Before planting, remove the pot or any wire basket from the root ball. Unless wire baskets are removed at planting time, they can cause major structural problems later, resulting in premature removal of the tree. All twine and burlap should be removed as well because they do not break down in the soil as we might expect.
Remember: No matter the type of planting stock, keep the roots moist during transplanting. If the roots dry out, then the tree will die.
Place the tree in the hole at the proper depth. This may involve removing soil from the top of the root ball if it was planted too deeply earlier in its development (more common in balled and burlapped and containerized planting stock). You might need to add soil in the bottom of the hole to ensure that the tree is not planted too deeply.
Remove any circling roots on the edge of the root ball (Figure 4); these are more common in potted or container-grown trees. Removing these may require extreme measures, such as removing the outer inch of soil (and roots) from the root ball. If circling roots remain on the root ball, the tree likely will have structural problems in the future and will need to be removed long before it reaches maturity.
Figure 4. Remove circling or potentially girdling roots before planting.
Backfill the hole with the original soil that was removed. Break the soil into smaller clumps if possible. This will allow the roots to extend into the new soil more easily. While fertilizer will help the tree grow more quickly, the soil usually has enough nutrients to provide for the tree’s needs. Other soil amendments do not provide any benefit to the tree and are not needed.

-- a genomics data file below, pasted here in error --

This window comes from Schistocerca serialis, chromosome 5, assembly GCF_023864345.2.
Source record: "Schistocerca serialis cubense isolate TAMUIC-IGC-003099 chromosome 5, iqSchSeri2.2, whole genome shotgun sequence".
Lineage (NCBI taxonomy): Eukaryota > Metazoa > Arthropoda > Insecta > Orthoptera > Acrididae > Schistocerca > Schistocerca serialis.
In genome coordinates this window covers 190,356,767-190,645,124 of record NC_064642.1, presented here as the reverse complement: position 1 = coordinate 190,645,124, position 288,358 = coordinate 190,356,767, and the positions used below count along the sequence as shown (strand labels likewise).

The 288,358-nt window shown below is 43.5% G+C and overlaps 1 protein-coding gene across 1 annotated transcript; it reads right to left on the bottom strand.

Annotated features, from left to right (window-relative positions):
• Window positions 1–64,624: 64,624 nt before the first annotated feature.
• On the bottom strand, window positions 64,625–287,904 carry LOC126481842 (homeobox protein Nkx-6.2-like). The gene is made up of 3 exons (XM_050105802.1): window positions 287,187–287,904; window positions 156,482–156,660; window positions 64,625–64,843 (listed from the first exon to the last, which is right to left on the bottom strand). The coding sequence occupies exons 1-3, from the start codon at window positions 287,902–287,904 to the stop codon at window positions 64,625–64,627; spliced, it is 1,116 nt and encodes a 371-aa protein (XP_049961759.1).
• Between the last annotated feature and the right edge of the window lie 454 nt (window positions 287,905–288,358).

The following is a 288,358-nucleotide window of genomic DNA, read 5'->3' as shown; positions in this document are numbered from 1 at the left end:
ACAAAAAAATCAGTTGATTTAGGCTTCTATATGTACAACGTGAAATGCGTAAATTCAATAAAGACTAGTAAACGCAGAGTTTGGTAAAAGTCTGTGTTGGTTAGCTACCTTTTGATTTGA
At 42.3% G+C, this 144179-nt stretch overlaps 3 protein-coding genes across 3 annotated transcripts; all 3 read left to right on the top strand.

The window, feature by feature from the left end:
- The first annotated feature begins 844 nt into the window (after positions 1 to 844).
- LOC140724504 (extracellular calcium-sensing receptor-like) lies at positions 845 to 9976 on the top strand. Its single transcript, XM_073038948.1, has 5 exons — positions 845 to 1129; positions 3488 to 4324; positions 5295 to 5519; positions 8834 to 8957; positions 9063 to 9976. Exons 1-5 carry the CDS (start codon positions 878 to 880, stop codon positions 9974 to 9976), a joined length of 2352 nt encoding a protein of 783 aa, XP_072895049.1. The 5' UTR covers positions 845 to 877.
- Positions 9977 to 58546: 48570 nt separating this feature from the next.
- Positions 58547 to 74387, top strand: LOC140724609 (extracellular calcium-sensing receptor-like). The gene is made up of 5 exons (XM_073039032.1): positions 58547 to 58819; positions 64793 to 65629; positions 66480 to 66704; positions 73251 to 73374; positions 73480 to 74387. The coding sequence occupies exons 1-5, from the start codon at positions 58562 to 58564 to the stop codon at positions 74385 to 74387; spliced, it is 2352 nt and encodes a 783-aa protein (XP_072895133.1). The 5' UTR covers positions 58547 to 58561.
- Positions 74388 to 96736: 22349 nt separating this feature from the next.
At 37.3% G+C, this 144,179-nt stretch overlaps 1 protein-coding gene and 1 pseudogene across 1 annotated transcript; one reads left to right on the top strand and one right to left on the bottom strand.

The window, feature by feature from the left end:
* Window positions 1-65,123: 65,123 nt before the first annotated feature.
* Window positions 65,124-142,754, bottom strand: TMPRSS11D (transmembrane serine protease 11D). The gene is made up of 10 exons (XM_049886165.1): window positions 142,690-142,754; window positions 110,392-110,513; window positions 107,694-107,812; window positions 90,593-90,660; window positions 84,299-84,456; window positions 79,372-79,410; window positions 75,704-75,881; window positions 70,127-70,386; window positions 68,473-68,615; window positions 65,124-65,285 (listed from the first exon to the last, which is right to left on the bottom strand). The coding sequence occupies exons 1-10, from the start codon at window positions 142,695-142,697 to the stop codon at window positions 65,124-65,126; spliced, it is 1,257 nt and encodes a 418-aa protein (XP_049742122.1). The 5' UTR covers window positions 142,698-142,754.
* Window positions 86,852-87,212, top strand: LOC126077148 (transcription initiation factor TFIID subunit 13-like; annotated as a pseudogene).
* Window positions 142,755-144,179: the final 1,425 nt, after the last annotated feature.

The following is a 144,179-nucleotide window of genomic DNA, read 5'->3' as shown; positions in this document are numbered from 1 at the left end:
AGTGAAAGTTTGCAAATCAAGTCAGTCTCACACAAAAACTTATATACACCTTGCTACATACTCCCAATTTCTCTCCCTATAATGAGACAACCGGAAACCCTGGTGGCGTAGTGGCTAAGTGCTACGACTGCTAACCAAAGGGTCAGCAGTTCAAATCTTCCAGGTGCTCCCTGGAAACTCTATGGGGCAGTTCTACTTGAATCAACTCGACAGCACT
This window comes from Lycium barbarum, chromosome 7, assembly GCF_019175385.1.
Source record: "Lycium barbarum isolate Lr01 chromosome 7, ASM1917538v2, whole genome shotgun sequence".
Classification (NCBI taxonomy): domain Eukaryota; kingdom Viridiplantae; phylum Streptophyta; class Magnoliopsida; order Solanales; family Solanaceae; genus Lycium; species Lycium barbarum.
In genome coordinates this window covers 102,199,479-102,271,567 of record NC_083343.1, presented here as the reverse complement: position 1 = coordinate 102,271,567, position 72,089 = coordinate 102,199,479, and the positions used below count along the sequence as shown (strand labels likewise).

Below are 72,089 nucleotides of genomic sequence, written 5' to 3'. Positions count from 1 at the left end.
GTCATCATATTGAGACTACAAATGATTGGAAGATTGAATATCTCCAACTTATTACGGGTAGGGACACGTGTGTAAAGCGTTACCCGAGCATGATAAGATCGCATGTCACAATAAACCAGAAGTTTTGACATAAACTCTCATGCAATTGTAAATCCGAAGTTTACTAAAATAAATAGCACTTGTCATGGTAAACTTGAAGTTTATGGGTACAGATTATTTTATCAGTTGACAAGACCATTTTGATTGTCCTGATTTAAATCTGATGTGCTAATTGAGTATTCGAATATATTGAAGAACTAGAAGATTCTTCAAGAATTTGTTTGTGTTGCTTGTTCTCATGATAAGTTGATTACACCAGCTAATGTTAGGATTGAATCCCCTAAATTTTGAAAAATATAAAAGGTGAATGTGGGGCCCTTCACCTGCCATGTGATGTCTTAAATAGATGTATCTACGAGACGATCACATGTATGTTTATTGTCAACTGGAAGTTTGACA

Some type of mechanical support might be needed, especially for larger trees. This usually is provided by two or three straps attached by wire to stakes placed outside of the planting hole (Figure 5). Straps should be placed no more than one-third of the distance up the stem.
Figure 5. Staking and strapping used to provide extra support to newly transplanted trees.
The system should allow some limited movement of the stem while keeping it straight. Do not place wire directly against the tree’s stem. When done correctly, the stakes should be used for one year, or two at the most. If the tree requires staking for a longer time, it may need to be dug out and replanted.
The tree should be watered immediately after backfilling and staking. This will help remove air pockets from the soil and improve root-to-soil contact. Future watering will depend on rainfall amounts or lawn irrigation.
Waterlogged soils are a common problem that occurs when lawns are irrigated daily or more often. If the soil is moist, the tree does not need additional water. If no additional water has been added through rainfall or lawn irrigation, water twice a week during the first month after transplanting and once a week during the second month, then cut back to once every 10 to 14 days.